Chester Lear

Name of interviewee:  Chester Lear
Date of birth/age at interview:  October 17, 1894/86
Interviewer:  unknown
Interview date:  March 19, 1981
Interview location:  Yardley
Interview length:  1 hour
Time span discussed:  1800s to 1932

Summary:  A whimsical talk by Chester Lear whose family was involved with the canal from the first days. This interview was done in Yardley for the Yardley Historical Association. The attendees were very interested in Yardley and the canal. Chester is a funny older gentleman who talks about the Yardley fire department, his school days, and his work as a woodcutter. The canal is discussed at the beginning and end of the tape, but the history of Yardley as told by Chester can be enjoyed by all.


Time markers:
00:00 – introduction; born in Riegelsville, PA; father managed lock #6
01:45 – Lear family dug the canal; many family members the worked on the Delaware Canal
03:35 – locktenders made $25 a month plus the house and coal; description of family life with father taking care of three children
07:20 – Company boats coal, private boats food, stone, lime; coal distribution buildings in Yardley
10:05 – Louie Leedom bought power house with money from an insurance policy on the past owner
11:20 – Yardley sawmill, logs down the river; town changed with coming of railroad
14:45 – Yardley pond for grist mill; street names, more changes in Yardley, old houses torn down
17:21 – blacksmith shops, drug store,
18:20 – fire companies, pulled pump engine, buying new fire engines; more changes to Yardley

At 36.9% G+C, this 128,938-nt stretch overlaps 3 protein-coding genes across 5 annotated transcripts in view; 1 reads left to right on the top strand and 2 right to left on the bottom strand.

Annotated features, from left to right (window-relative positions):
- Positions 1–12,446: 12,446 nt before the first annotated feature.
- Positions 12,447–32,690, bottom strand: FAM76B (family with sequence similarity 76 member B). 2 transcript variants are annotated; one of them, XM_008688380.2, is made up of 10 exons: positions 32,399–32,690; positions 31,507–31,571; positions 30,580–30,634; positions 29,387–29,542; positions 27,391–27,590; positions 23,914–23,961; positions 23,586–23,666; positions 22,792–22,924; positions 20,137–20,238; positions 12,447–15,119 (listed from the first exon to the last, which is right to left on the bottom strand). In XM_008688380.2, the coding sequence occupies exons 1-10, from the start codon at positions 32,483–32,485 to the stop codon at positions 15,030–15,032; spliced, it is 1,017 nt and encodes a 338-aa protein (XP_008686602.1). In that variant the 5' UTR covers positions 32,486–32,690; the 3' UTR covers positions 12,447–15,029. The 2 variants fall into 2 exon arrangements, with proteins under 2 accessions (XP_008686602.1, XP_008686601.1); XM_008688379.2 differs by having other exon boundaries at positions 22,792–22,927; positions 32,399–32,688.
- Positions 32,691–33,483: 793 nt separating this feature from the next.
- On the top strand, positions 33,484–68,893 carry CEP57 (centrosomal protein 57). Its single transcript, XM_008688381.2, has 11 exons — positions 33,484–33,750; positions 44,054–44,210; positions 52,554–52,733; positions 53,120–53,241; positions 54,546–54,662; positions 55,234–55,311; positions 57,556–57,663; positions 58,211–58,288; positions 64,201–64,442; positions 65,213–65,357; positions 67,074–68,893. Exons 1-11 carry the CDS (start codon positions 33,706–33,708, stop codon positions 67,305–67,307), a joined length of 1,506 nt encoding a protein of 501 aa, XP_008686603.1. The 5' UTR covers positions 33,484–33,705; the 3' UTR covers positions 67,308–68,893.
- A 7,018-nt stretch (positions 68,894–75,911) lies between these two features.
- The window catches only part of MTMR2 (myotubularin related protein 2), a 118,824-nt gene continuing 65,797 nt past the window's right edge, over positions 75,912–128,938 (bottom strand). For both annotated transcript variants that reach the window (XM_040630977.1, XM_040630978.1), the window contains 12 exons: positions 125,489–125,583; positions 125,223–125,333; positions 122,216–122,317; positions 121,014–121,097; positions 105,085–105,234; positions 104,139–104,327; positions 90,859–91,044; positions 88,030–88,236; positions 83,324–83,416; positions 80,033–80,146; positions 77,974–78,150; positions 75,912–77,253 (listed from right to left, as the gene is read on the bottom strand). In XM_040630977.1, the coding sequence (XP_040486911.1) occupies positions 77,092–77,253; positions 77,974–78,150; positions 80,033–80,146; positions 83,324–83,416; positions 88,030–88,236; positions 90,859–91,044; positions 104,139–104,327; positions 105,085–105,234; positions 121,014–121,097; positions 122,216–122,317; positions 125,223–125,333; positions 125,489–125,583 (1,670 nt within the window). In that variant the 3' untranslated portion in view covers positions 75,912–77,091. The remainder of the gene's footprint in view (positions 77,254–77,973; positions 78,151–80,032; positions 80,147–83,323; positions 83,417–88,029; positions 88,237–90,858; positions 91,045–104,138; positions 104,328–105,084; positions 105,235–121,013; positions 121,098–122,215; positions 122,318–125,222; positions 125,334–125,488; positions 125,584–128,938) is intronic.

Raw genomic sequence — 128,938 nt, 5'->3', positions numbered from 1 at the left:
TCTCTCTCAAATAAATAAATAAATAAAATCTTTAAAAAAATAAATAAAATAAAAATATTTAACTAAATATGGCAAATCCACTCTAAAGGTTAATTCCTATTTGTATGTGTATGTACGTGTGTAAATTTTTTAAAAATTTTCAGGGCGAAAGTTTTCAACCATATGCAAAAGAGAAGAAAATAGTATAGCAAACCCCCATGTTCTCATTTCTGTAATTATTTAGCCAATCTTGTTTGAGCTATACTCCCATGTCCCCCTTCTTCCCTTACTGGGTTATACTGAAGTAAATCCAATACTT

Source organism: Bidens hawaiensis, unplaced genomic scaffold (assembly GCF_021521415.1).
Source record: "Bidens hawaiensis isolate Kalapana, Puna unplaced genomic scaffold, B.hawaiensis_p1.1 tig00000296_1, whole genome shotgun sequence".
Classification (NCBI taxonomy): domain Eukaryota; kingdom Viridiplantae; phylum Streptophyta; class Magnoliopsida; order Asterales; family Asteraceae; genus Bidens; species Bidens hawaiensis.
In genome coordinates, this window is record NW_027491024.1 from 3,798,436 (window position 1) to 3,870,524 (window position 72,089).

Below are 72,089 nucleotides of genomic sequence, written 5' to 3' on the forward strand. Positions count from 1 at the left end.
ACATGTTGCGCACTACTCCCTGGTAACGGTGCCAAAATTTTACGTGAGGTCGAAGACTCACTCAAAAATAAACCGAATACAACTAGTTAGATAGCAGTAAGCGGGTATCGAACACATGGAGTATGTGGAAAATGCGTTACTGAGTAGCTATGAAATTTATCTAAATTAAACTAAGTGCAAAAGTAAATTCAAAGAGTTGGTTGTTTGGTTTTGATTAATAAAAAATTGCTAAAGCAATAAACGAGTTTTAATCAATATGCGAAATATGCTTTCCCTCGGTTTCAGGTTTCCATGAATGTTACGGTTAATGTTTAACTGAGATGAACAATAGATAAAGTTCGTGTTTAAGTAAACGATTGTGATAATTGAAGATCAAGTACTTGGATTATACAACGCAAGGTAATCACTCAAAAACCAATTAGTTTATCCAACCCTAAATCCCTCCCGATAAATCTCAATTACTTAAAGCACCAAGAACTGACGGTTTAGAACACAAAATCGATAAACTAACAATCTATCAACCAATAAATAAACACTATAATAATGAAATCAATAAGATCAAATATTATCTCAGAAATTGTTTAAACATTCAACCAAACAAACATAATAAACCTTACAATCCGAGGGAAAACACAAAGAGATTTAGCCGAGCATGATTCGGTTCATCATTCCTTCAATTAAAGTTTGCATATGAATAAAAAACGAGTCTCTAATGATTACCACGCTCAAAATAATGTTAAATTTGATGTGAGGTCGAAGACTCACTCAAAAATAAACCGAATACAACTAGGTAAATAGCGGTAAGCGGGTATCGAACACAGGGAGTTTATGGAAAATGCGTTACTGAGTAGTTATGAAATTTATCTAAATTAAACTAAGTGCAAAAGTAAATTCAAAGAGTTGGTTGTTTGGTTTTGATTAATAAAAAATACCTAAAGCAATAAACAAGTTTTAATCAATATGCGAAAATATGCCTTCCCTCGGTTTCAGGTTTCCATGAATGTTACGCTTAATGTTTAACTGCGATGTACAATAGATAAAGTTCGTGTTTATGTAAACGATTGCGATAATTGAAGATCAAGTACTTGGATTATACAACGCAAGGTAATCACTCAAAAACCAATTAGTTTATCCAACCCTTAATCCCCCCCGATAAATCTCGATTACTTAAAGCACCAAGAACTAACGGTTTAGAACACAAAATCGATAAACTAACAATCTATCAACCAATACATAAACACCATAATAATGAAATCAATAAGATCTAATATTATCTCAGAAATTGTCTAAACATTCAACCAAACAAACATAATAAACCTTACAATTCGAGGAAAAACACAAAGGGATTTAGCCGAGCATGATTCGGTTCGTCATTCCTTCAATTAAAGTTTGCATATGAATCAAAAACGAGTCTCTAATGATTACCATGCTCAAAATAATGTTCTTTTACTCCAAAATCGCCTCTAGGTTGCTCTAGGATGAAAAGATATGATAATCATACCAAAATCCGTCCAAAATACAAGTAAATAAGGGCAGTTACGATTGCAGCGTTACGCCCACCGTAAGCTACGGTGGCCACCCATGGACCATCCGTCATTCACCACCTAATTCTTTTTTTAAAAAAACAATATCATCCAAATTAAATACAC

23:57 – the old school
25:14 – leather factory , its smell at the school
25:59 – amusing school stories; dropped out, first job; cut wood entire life
32:56 – when young no toys, swam, fished, skated, played on canal; father religious
36:50 – father tended lock 1896 to 1931; occasional canal parties on scows
38:40 – in 1909 two tugs to replace mules, 1910 stopped, damaged banks, lost time getting up steam at locks
40:00 – canal only transportation early 1900s, brought all goods, history of canal explained
43:38 – Greensburg on Jersey side, Irish families who worked quarries (Wilburtha today)
46:00 – turning different canal boats in Yardley; canal system that could take goods all over the East Coast between upper New York and Pittsburg
50:20 – Yardley’s trolley, 5 cents a ride; ran on electricity
52:40 – canal closed in winter; Chester’s version of the history of discovering coal, floating it down river on rafts, need for canal
57:08 – many captains owned their boats; showing of boat models

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